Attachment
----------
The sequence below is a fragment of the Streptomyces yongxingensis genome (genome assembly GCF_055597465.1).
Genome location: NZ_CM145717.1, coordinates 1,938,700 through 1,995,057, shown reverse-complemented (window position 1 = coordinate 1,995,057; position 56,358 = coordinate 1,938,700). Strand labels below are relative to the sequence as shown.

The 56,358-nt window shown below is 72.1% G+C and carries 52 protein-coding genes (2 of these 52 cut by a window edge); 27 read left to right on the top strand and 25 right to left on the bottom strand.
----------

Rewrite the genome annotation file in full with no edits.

The sequence below is a fragment of the Streptomyces yongxingensis genome (genome assembly GCF_055597465.1).
Genome location: NZ_CM145717.1, coordinates 1,938,700 through 1,995,057, shown reverse-complemented (window position 1 = coordinate 1,995,057; position 56,358 = coordinate 1,938,700). Strand labels below are relative to the sequence as shown.

The 56,358-nt window shown below is 72.1% G+C and carries 52 protein-coding genes (2 of these 52 cut by a window edge); 27 read left to right on the top strand and 25 right to left on the bottom strand.